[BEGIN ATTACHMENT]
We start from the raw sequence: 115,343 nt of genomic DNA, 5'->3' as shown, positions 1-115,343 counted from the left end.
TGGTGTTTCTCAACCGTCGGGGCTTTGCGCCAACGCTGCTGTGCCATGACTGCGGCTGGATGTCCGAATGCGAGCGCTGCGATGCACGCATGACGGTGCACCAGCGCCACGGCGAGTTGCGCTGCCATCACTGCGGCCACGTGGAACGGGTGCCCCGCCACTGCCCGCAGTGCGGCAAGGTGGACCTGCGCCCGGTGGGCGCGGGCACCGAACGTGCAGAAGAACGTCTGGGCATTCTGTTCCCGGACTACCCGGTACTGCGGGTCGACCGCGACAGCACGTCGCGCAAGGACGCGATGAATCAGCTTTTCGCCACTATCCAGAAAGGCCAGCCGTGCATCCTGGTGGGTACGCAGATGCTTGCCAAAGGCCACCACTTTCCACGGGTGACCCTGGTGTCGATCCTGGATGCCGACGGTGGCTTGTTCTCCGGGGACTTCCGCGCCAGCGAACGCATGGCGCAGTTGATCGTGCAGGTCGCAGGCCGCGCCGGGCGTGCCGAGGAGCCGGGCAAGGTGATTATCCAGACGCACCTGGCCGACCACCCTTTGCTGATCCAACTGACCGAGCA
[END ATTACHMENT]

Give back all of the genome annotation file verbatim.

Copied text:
We start from the raw sequence: 115,343 nt of genomic DNA, 5'->3' as shown, positions 1-115,343 counted from the left end.
TGGTGTTTCTCAACCGTCGGGGCTTTGCGCCAACGCTGCTGTGCCATGACTGCGGCTGGATGTCCGAATGCGAGCGCTGCGATGCACGCATGACGGTGCACCAGCGCCACGGCGAGTTGCGCTGCCATCACTGCGGCCACGTGGAACGGGTGCCCCGCCACTGCCCGCAGTGCGGCAAGGTGGACCTGCGCCCGGTGGGCGCGGGCACCGAACGTGCAGAAGAACGTCTGGGCATTCTGTTCCCGGACTACCCGGTACTGCGGGTCGACCGCGACAGCACGTCGCGCAAGGACGCGATGAATCAGCTTTTCGCCACTATCCAGAAAGGCCAGCCGTGCATCCTGGTGGGTACGCAGATGCTTGCCAAAGGCCACCACTTTCCACGGGTGACCCTGGTGTCGATCCTGGATGCCGACGGTGGCTTGTTCTCCGGGGACTTCCGCGCCAGCGAACGCATGGCGCAGTTGATCGTGCAGGTCGCAGGCCGCGCCGGGCGTGCCGAGGAGCCGGGCAAGGTGATTATCCAGACGCACCTGGCCGACCACCCTTTGCTGATCCAACTGACCGAGCA